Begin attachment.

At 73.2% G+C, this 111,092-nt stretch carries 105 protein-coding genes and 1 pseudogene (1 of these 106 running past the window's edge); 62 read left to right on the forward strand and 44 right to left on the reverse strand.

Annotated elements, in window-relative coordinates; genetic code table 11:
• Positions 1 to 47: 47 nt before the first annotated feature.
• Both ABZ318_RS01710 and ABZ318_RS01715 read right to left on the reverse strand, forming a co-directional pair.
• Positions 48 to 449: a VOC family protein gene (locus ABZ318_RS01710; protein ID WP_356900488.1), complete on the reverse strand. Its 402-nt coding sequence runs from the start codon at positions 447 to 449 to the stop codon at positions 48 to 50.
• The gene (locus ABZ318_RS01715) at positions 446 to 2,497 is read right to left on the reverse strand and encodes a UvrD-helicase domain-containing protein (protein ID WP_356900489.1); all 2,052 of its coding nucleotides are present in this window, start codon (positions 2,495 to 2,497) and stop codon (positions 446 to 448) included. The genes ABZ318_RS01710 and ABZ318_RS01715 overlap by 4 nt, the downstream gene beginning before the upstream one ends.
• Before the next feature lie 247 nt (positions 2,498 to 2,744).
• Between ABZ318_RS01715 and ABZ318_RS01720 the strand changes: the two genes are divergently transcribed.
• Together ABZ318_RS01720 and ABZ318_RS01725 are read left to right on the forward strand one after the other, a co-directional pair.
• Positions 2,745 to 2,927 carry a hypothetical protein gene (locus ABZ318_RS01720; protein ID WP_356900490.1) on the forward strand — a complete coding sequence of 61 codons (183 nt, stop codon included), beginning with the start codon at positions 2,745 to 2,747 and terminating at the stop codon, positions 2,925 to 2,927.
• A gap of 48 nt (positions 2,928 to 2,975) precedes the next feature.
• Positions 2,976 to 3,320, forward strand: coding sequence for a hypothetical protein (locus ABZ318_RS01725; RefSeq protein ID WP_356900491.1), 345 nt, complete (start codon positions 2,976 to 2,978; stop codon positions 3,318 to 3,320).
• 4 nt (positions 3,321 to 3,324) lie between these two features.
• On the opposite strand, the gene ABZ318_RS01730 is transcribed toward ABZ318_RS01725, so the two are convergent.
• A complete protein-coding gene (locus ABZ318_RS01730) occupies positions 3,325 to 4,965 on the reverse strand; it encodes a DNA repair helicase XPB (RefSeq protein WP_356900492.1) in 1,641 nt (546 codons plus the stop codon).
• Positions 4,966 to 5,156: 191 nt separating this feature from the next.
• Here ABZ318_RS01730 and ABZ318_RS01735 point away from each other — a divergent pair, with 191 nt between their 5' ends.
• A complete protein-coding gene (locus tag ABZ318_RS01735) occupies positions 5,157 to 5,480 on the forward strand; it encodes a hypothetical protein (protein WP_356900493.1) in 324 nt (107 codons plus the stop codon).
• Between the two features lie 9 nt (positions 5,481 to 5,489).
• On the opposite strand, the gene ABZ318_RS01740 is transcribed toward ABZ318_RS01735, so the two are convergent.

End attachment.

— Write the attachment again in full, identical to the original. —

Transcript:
At 73.2% G+C, this 111,092-nt stretch carries 105 protein-coding genes and 1 pseudogene (1 of these 106 running past the window's edge); 62 read left to right on the forward strand and 44 right to left on the reverse strand.

Annotated elements, in window-relative coordinates; genetic code table 11:
• Positions 1 to 47: 47 nt before the first annotated feature.
• Both ABZ318_RS01710 and ABZ318_RS01715 read right to left on the reverse strand, forming a co-directional pair.
• Positions 48 to 449: a VOC family protein gene (locus ABZ318_RS01710; protein ID WP_356900488.1), complete on the reverse strand. Its 402-nt coding sequence runs from the start codon at positions 447 to 449 to the stop codon at positions 48 to 50.
• The gene (locus ABZ318_RS01715) at positions 446 to 2,497 is read right to left on the reverse strand and encodes a UvrD-helicase domain-containing protein (protein ID WP_356900489.1); all 2,052 of its coding nucleotides are present in this window, start codon (positions 2,495 to 2,497) and stop codon (positions 446 to 448) included. The genes ABZ318_RS01710 and ABZ318_RS01715 overlap by 4 nt, the downstream gene beginning before the upstream one ends.
• Before the next feature lie 247 nt (positions 2,498 to 2,744).
• Between ABZ318_RS01715 and ABZ318_RS01720 the strand changes: the two genes are divergently transcribed.
• Together ABZ318_RS01720 and ABZ318_RS01725 are read left to right on the forward strand one after the other, a co-directional pair.
• Positions 2,745 to 2,927 carry a hypothetical protein gene (locus ABZ318_RS01720; protein ID WP_356900490.1) on the forward strand — a complete coding sequence of 61 codons (183 nt, stop codon included), beginning with the start codon at positions 2,745 to 2,747 and terminating at the stop codon, positions 2,925 to 2,927.
• A gap of 48 nt (positions 2,928 to 2,975) precedes the next feature.
• Positions 2,976 to 3,320, forward strand: coding sequence for a hypothetical protein (locus ABZ318_RS01725; RefSeq protein ID WP_356900491.1), 345 nt, complete (start codon positions 2,976 to 2,978; stop codon positions 3,318 to 3,320).
• 4 nt (positions 3,321 to 3,324) lie between these two features.
• On the opposite strand, the gene ABZ318_RS01730 is transcribed toward ABZ318_RS01725, so the two are convergent.
• A complete protein-coding gene (locus ABZ318_RS01730) occupies positions 3,325 to 4,965 on the reverse strand; it encodes a DNA repair helicase XPB (RefSeq protein WP_356900492.1) in 1,641 nt (546 codons plus the stop codon).
• Positions 4,966 to 5,156: 191 nt separating this feature from the next.
• Here ABZ318_RS01730 and ABZ318_RS01735 point away from each other — a divergent pair, with 191 nt between their 5' ends.
• A complete protein-coding gene (locus tag ABZ318_RS01735) occupies positions 5,157 to 5,480 on the forward strand; it encodes a hypothetical protein (protein WP_356900493.1) in 324 nt (107 codons plus the stop codon).
• Between the two features lie 9 nt (positions 5,481 to 5,489).
• On the opposite strand, the gene ABZ318_RS01740 is transcribed toward ABZ318_RS01735, so the two are convergent.